It seems so odd that at a time when we’re undertaking both general and Covid related risk assessments ready for reopening the buildings and regathering in person, we’re also beginning to think about what it means to be a risk-taking Church. But what does risk-taking look like for us as a Church and as individuals?
I remember well when Isaac, our son, was born. Tracy was still in theatre and I was sent back to our room on the Labour Ward (a room with which we’d become all too familiar) with a midwife and our brand new, still slightly icky, tiny boy. The midwife cleaned him up and dressed him. As I watched, I remember her manipulating his tiny arms and legs into the extremities of the babygrow, and my first parental instinct kicked in and took over as I raise my voice and barked at her: “be careful – he’s precious!” She understood.
Now fast-forward approx 10 months. By this time Isaac was pulling himself up and walking along the edge of the sofa, with all the grace of a duck waddling on ice. And those words came rushing back “be careful – you’re precious“. But it wouldn’t be right to stop him from learning, gaining strength in his legs and growing in confidence. Instead, we removed some of the more obvious dangers around him, and kept a close eye on him for when he got to the edge of the sofa and ventured toward the coffee table!
But in parenthood, as in Church life, you cannot eliminate every element of risk without creating complete paralysis and restricting progress. Risks are a necessary part of growth.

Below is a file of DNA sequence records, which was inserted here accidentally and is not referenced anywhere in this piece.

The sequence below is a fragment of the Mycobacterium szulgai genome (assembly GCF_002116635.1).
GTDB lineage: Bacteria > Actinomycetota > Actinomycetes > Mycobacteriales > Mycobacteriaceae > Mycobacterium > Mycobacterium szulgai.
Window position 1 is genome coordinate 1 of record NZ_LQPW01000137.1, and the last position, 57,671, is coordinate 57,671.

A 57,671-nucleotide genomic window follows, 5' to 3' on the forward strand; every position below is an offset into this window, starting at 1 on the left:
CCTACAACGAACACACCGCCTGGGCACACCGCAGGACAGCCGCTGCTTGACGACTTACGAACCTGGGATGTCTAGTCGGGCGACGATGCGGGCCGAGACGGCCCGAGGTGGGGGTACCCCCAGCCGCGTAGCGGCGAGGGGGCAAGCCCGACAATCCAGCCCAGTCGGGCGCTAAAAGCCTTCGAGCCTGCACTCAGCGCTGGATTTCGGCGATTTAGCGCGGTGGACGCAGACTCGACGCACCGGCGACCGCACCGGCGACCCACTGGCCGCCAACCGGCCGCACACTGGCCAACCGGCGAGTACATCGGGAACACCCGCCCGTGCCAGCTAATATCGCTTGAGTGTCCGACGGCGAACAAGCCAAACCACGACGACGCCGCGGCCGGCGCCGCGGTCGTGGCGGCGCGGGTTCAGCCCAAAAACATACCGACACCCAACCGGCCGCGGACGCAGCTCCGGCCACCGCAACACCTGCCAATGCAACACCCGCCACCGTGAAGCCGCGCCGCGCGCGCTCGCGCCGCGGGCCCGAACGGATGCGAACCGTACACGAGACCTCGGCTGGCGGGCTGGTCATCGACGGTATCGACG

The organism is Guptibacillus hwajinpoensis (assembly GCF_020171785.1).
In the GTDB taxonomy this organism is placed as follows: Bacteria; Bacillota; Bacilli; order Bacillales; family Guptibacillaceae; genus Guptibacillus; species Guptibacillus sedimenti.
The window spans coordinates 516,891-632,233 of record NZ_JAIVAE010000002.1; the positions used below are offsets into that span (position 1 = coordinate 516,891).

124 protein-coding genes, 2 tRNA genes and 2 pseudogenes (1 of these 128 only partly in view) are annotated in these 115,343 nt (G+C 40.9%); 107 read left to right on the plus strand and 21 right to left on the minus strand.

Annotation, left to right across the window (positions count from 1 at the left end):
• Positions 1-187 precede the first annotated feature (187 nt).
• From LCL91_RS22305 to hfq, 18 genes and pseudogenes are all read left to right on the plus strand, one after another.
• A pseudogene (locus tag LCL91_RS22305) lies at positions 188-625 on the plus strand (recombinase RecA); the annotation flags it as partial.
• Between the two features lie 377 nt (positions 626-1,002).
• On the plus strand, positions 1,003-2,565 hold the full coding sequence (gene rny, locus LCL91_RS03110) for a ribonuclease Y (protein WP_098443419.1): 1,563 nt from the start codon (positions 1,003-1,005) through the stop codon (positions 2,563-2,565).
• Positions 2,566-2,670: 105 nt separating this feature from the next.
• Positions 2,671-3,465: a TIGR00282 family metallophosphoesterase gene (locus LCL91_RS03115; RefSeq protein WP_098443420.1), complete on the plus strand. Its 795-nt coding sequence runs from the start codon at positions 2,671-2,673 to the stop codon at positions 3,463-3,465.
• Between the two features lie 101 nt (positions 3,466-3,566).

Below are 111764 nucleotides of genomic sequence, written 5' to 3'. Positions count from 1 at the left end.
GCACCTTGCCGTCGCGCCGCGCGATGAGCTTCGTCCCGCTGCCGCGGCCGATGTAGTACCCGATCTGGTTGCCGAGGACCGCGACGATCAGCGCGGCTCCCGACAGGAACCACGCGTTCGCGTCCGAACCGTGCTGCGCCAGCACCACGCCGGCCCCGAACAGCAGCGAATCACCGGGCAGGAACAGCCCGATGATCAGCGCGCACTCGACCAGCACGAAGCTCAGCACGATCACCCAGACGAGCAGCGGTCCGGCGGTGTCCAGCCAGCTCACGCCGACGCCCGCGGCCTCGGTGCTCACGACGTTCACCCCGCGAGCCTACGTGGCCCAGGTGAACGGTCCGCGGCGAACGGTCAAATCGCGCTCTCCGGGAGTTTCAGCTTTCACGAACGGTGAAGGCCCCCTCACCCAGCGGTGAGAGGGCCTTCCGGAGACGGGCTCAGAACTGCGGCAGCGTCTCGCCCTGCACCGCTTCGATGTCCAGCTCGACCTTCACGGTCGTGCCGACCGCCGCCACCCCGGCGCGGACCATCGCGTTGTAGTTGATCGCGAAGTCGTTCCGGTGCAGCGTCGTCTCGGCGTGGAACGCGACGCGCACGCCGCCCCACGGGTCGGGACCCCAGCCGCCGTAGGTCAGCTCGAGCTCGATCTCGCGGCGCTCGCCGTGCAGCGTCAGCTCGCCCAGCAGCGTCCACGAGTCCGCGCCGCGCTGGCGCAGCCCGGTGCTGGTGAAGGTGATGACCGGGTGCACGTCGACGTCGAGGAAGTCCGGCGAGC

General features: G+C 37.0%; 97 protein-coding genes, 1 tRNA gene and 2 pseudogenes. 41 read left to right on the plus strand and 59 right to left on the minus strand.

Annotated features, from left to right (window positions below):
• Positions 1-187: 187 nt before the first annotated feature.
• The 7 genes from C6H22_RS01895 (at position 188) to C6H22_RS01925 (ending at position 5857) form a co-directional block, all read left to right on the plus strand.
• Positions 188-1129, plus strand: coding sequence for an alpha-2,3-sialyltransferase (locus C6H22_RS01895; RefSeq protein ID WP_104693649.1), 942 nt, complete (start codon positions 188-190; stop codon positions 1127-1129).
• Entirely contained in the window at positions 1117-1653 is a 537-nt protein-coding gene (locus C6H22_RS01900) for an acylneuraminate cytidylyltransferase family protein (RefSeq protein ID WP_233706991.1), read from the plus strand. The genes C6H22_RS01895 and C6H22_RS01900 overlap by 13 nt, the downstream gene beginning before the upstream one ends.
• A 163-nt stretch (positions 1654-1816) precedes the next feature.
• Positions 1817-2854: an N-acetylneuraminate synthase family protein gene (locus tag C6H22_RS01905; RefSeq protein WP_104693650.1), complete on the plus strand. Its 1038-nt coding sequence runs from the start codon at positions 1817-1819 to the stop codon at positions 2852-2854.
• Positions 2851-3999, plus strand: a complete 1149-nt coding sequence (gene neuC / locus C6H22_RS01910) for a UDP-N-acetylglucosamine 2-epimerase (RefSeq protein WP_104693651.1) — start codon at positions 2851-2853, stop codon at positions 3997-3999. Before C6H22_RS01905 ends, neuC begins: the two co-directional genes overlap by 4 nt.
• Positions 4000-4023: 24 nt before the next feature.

Our value of risk-taking is about relying on God & partnering with Him to build His Kingdom, and Jesus told a story which will help us think about risk-taking. It’s called the Parable of the Bags of Gold, and sometimes the Parable of the Talents (which was the name of a coin at the time). In the story (Matthew 25:14-30) a man calls his servants together and gives them some of his money before going on a journey. One servant was so fearful of the master that he simply buried the money to keep it safe, knowing that he’d be able to hand it back when the master returned. The other two took a risk and invested it & worked hard, gaining even more money for the master which pleased him enormously and he shared some with those two servants. But this story isn’t about money or generosity, Jesus told this story to give us a picture of what the Kingdom of God is like.
If we want to partner with God and see His Kingdom built, we need to take some risks. As this story shows, when we do that by investing what we’ve been given (our time, talents & resources), working hard and with the right motivation, we will see growth for the Kingdom. But this is not an excuse to be wreckless or foolish, nor for us to be motivated by greed for more. As we’re thinking about what might be appropriate risks to take as a Church and as individual believers, we should be consider who/what stands to gain most if those risks pay off. If it’s us, Rayleigh Baptist Church, then we probably need to think again (note that the two servants who invested well were not about enriching themselves). But if our risks-taking will benefit the most in need in our community, then we’ll see the Kingdom of God being built.
Defend the oppressed.
Take up the cause of the fatherless;
plead the case of the widow. Isaiah 1:17
When the time was right, we encouraged Isaac to venture away from the sofa and directed him across the room with all the babbling parent-speak we could muster. The first few times, he excitedly took one or two steps before falling. Sometimes we caught him, other times we didn’t – apart from the shock the first couple of times, he was fine. Perhaps we’ve been tentatively walking around RBC, holding on to the chairs, walls and railings as we go, afraid to venture too far for fear of falling. Perhaps now is the time to let go, venture further out and take a risk…